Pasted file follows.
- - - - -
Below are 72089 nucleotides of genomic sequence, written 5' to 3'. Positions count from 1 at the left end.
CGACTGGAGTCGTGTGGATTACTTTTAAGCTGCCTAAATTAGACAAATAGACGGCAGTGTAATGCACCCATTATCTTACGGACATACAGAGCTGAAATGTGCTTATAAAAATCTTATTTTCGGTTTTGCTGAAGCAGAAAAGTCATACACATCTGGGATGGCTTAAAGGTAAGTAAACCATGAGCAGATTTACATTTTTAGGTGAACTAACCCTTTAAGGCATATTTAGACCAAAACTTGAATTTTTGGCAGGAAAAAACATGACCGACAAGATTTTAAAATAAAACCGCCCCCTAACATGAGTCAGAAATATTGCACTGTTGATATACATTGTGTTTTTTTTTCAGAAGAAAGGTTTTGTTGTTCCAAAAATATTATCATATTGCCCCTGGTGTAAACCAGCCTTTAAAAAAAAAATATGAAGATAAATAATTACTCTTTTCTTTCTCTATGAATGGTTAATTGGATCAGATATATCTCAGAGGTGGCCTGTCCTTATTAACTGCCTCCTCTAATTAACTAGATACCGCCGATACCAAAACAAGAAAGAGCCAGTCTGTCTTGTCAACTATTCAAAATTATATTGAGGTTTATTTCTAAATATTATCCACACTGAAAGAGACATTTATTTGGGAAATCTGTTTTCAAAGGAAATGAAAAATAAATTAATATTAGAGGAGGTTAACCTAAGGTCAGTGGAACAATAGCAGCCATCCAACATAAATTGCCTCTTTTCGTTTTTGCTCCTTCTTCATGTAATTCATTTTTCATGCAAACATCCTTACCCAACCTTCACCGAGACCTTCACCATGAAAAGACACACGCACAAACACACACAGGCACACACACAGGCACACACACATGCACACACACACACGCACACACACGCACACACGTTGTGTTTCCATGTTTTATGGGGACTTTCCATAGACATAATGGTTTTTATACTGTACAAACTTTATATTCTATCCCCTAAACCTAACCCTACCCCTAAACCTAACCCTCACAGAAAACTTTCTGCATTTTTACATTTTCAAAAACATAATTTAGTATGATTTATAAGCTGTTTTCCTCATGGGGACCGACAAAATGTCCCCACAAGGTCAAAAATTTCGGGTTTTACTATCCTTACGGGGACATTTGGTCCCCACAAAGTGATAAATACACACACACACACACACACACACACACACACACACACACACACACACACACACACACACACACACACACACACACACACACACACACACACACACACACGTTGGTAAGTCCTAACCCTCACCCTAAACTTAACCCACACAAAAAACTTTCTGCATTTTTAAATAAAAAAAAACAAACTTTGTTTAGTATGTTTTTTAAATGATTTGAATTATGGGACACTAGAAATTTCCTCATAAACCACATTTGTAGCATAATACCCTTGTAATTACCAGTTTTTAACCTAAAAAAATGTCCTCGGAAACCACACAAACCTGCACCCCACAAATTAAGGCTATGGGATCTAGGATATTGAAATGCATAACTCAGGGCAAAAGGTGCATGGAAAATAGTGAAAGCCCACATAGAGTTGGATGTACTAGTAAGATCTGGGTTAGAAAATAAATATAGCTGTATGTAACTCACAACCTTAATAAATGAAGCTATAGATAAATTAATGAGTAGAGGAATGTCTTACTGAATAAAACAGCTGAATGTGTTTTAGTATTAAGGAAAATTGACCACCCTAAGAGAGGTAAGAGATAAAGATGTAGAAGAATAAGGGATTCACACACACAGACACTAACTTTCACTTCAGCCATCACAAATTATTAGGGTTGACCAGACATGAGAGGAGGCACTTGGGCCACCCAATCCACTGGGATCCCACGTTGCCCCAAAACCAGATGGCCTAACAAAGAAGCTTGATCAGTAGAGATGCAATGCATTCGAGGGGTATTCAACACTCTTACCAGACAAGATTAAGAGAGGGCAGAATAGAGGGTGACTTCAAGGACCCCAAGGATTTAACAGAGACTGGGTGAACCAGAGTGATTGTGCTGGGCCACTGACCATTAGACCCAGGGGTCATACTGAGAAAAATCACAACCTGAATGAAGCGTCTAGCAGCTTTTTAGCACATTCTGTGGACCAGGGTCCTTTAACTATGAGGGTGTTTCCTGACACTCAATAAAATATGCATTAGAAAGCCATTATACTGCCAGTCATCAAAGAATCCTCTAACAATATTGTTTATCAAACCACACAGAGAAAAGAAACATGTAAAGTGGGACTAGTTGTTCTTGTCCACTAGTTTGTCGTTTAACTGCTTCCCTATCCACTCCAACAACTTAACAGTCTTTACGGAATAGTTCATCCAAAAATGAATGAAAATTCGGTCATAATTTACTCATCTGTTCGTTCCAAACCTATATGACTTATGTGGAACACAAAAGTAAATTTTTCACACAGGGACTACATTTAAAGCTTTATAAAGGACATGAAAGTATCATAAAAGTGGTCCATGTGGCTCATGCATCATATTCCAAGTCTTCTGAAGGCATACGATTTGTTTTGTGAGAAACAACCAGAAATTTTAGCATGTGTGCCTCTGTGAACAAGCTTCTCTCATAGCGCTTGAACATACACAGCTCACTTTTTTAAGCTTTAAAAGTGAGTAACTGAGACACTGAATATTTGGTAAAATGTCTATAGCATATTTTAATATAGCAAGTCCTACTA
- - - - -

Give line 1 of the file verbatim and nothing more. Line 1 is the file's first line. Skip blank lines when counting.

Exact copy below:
Below are 72089 nucleotides of genomic sequence, written 5' to 3'. Positions count from 1 at the left end.